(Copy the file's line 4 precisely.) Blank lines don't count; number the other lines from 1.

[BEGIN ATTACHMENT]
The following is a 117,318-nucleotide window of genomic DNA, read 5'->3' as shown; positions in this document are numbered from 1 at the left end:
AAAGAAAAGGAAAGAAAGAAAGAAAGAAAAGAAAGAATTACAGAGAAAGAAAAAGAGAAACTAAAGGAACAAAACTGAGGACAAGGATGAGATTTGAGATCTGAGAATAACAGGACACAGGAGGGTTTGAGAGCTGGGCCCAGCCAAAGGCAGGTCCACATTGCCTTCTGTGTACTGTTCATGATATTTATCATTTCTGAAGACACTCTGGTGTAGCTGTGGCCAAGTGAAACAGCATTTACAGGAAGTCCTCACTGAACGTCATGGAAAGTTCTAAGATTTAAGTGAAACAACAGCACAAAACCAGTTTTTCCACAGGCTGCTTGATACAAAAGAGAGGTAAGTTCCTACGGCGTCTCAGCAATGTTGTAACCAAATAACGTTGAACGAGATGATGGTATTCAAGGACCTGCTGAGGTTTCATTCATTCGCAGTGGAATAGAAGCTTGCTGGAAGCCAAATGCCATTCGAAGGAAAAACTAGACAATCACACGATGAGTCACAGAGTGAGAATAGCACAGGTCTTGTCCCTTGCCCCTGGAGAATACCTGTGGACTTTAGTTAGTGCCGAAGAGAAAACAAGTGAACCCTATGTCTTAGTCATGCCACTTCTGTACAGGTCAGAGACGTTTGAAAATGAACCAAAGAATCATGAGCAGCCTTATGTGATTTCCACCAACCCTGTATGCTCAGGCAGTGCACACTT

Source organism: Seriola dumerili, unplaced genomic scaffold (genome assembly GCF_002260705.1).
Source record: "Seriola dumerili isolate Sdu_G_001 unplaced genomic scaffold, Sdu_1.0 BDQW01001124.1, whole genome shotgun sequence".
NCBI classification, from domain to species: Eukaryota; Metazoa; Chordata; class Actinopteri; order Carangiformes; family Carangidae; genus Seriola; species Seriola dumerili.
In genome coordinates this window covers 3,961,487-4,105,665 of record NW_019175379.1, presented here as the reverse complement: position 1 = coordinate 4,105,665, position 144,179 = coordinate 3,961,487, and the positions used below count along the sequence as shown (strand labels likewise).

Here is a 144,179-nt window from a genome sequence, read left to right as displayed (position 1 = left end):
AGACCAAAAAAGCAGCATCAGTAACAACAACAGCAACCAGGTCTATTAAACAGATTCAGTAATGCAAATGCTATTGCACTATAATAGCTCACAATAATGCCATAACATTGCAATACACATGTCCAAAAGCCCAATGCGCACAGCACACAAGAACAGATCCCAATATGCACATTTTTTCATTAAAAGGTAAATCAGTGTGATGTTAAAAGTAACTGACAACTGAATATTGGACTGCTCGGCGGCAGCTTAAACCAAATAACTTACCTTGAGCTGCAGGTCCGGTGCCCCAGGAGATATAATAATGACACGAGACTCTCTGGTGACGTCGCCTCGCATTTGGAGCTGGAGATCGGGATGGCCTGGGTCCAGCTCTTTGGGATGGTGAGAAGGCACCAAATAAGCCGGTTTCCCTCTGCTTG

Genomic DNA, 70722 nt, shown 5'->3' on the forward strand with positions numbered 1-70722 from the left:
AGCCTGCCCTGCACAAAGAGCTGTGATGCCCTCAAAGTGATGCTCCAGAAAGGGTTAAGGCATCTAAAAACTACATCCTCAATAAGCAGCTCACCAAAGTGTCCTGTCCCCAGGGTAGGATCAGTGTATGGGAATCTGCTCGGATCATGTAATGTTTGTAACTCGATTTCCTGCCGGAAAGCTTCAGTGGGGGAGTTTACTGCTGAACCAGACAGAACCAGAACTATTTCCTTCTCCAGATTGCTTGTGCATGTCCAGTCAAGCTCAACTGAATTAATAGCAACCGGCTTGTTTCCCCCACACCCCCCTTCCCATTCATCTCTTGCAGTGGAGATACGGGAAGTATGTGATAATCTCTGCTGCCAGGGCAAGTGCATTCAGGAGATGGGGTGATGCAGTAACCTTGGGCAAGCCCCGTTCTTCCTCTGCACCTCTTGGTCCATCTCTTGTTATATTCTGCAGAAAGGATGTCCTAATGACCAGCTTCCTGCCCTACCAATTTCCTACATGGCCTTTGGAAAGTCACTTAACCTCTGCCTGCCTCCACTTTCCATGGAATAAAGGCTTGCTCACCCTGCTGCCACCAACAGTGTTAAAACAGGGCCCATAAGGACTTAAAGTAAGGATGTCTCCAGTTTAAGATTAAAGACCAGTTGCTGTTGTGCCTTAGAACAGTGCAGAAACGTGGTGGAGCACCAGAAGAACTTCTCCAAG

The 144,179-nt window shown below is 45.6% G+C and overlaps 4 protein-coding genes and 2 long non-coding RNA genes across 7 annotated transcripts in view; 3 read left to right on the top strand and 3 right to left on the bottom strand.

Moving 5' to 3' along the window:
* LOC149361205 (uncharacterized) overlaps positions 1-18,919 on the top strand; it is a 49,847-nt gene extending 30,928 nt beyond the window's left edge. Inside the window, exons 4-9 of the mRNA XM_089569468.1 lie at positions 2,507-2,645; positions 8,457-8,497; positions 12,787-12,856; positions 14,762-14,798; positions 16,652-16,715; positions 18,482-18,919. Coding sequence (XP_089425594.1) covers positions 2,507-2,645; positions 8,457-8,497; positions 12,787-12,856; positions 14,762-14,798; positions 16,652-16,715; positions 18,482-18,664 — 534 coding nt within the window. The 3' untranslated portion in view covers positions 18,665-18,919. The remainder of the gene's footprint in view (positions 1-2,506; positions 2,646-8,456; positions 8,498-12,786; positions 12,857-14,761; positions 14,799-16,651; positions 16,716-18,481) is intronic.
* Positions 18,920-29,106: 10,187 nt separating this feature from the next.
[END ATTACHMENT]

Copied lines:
Source record: "Seriola dumerili isolate Sdu_G_001 unplaced genomic scaffold, Sdu_1.0 BDQW01001124.1, whole genome shotgun sequence".